History

In the Domesday Book Survey of 1086, Earl Algar and Ivo Talbois held Spalding. The latter was Lord of Spalding, and nephew of William the Conqueror. Before being granted Spalding, his domains were in Angers, in Calvados, Normandy. He became the Sheriff of Lincoln, which he ruled with much pomp from his Castle at Spalding. The Lord of Spalding’s dispute with the monks of Crowland which erupted in 1070 was continued by his successors until the 15th century. Lord Spalding had many other lands in the north, particularly in Lancashire and Westmorland.

The Spalding Name

The Spalding family originated in Flanders, the origin of many East Anglians of Britain. The surname Spalding appeared quite early in English history derived from the town of Spalding in Lincolnshire.

The first written record concerning Spalding was a charter issued in 716 A.D. by King Athelbald to the monks of Crowland Abbey. Another charter written in 868 A.D. referred to Spaldelying.

Spalding began as a division town of the fens and marshes of East Anglia, and was founded at the point where a road ran over the low country to the Wash. “Yng” is a Celtic word for fen or low meadow-land. Spalding was one of the Saxon divisions of the county known as “the Spalda.” The Saxon suffix “ing” from the Teutonic “ingoz” denotes sons of a family or tribe, thus, the people who lived in Spalding were known as the “Spaldingas” or the Spalding tribe. In the doomsday book in 1085/6, Spalding is spelled “Spallinge.” In Latin, Spall or Spald means “the shoulder.” The town of Spalding of saxon derivation means literally: “the tribe who live at the shoulder (of marsh land).”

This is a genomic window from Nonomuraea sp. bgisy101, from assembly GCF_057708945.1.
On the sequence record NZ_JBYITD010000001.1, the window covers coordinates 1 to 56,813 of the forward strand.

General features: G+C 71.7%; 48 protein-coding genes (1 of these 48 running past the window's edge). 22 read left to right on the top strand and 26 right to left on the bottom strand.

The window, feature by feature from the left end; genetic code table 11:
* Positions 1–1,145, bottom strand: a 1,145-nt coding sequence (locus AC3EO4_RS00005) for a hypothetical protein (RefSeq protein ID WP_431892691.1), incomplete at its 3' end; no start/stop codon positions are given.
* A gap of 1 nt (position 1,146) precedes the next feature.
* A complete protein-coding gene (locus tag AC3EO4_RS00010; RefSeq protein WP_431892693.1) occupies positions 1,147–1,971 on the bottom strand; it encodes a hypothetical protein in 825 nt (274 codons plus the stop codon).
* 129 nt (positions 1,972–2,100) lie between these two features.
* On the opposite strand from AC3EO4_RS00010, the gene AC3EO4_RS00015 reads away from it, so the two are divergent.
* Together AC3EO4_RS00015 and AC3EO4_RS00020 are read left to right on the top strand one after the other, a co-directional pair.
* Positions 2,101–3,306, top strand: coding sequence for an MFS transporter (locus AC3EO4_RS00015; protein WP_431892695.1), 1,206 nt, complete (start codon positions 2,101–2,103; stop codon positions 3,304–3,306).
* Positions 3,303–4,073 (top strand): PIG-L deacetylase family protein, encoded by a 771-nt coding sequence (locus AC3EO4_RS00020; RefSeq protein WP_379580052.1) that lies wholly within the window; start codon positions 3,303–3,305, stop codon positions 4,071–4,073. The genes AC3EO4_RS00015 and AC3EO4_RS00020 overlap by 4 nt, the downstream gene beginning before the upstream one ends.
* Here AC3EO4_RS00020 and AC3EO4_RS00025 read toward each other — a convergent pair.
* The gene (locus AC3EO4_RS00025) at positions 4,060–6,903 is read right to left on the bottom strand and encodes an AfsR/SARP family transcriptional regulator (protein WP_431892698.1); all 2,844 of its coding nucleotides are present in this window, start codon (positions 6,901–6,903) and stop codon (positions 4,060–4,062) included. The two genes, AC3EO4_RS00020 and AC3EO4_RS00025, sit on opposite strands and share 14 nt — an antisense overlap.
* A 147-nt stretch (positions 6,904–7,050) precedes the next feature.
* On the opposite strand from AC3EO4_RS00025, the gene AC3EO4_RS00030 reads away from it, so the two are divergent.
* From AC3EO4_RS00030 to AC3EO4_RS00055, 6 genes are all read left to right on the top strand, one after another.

The Spalding tribe were known to have held land in South Holland in the 7th century. The “Doomsday Survey,” showed Holland to be an area of large villages concentrated in the fens. The town became a market centre with two important industries: salt making and fisheries. The Manor of Spalding before the Norman Conquest belonged to the king’s geld (a tax paid to the Crown by landholders).

William Duke of Normandy and King of England confiscated most land belonging to Anglo-Saxon nobles, but didn’t touch land belonging to any of his feudal tenants in Spalding. The Manor of Spalding which had belonged to Algar, Earl of Mercia, was conferred upon the Duke’s nephew, Ivo Talbois.